Possible Side Effects
The second potential side effect to discuss is tooth sensitivity, which may be due to the status of the patient’s dentition or occur as a result of the process of tooth whitening. Prior to undertaking any whitening treatment, it is essential to evaluate the patient for recession, exposed dentin, leaking restorations and cavities. Any of these may be a contraindication for tooth whitening if they cannot be managed either prior to or during treatment depending on the clinical presentation). The second potential side effect to discuss is tooth sensitivity, which may be due to the status of the patient’s dentition or occur as a result of the process of tooth whitening. Prior to undertaking any whitening treatment, it is essential to evaluate the patient for recession, exposed dentin, leaking restorations and cavities. Any of these may be a contraindication for tooth whitening if they cannot be managed either prior to or during treatment (depending on the clinical presentation). If the whitening gel is applied directly to open margins or cavities, it can be extremely painful, and applying whitening gel to any exposed dentin also causes pain and sensitivity. The patient can still be a candidate for whitening treatment, but needs to have the cavities filled or leaking restorations replaced before tooth whitening is performed.
During the tooth whitening procedure, hydrogen peroxide diffuses through the enamel and reaches the inner dentin of the teeth. When in direct contact with exposed dentin, the peroxide breaks down microscopic debris that blocks the openings to the tubules that radiate from the pulp to the surface of the dentin. The fluid within the dentinal tubules moves backward and forward, stimulating the nerve fibers and resulting in tooth sensitivity (pain) in reaction to stimuli such as heat and cold.11 For in-office whitening, the most important steps in the procedure are careful placement of the liquid dam, being certain that the tissue is dry, verify all gingival tissue is covered and that dentin is sealed. It is better to have a little bit of liquid dam overlap on the enamel than to come up short and possibly expose dentin or gingiva.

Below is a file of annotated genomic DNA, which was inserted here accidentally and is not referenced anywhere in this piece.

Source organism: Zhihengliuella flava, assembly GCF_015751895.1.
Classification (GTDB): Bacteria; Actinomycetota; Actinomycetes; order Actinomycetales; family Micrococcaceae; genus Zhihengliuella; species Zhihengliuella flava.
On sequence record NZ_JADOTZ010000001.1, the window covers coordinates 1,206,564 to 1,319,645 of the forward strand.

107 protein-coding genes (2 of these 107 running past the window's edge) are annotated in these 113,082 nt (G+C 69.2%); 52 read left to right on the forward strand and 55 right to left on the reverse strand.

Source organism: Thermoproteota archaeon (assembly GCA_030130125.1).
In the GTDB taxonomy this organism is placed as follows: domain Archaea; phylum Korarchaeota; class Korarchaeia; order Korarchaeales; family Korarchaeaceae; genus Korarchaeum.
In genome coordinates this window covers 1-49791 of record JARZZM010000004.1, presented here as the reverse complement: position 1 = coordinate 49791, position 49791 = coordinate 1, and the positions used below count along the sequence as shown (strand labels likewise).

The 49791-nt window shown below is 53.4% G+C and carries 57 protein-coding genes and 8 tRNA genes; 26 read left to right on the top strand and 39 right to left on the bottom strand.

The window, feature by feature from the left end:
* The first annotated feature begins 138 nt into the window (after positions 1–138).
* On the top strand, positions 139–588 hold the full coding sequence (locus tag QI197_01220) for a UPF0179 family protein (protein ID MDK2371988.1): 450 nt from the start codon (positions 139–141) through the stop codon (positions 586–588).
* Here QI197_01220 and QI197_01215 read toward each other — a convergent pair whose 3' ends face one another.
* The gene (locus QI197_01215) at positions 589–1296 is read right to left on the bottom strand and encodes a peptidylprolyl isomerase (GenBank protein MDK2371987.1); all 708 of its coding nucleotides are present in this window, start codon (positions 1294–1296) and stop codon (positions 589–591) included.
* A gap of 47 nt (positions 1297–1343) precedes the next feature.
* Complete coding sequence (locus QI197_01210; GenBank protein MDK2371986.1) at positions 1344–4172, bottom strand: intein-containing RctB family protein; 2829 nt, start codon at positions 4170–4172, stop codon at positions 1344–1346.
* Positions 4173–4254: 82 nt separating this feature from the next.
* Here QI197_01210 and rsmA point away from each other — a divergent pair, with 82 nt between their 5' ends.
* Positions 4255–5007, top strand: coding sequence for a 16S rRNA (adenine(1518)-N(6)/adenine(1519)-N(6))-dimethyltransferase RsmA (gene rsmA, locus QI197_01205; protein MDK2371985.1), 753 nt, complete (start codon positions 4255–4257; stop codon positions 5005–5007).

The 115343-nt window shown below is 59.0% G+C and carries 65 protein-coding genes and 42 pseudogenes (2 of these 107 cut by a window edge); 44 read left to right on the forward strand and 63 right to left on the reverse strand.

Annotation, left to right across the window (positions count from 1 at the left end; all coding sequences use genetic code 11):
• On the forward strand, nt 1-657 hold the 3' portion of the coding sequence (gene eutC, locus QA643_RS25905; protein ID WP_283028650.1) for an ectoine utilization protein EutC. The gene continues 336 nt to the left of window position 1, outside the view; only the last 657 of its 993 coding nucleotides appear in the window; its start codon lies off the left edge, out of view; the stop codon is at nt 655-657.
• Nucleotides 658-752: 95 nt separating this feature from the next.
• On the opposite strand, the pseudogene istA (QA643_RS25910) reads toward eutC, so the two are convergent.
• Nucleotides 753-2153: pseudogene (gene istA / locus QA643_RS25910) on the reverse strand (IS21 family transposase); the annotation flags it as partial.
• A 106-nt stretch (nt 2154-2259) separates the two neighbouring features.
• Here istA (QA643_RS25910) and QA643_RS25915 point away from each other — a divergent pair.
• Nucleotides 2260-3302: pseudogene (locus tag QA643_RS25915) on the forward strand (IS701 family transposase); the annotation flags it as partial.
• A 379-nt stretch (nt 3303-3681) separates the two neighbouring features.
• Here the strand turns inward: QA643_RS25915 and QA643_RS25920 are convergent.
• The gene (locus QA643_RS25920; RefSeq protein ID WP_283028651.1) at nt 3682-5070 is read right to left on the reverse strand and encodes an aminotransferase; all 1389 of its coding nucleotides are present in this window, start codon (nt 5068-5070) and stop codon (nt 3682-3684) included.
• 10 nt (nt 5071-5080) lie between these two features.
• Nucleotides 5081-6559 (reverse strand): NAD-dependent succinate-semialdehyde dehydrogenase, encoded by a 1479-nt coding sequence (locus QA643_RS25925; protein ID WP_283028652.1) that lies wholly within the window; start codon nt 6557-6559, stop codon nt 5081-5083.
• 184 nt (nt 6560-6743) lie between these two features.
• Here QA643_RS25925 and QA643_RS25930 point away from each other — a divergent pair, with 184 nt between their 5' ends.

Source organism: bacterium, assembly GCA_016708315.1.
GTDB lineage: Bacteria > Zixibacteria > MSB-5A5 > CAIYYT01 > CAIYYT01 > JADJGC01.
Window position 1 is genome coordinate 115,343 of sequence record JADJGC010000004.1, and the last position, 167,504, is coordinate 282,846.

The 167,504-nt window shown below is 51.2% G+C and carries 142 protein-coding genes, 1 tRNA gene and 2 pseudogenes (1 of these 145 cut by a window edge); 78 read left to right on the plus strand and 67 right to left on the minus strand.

Some reasons behind sensitivity could be time of exposure to the whitening agents as well as prolonged exposure to whitening accelerators. Also, some whitening gel formulations may not be efficient enough to help with sensitivity concerns. GloboDent’s In-Office BlanQuest® Pro Teeth Whitening Gel has been designed through both its fast procedures and its formulation, to significantly reduce such risks. The procedure itself is fast with or without the use of a whitening accelerator, allowing for a comfortable and decreasing the risk of sensitivity to occur. Also, it’s gel composition is made with gentle and highly effective ingredients that combined with its PH balance, have been formulated to keep sensitivity risks at a minimum.
Taking precautions to reduce sensitivity is very important. There are many options to reduce and, if necessary, treat sensitivity associated with tooth whitening. Having the patient use a desensitizing toothpaste containing potassium nitrate for two weeks prior to the whitening procedure can reduce sensitivity. Other options include using a whitening agent such as GloboDent’s Remineralizing Gel containing potassium nitrate. In rare cases where sensitivity following tooth whitening does not subside sufficiently, prescription pain relievers can be given or ibuprofen can be recommended. If all precautions are taken against sensitivity, sensitivity risks should be minimized, but because of the potential of post-whitening sensitivity, it is important to always remind patients of this possibility and to contact their dentists for any concerns.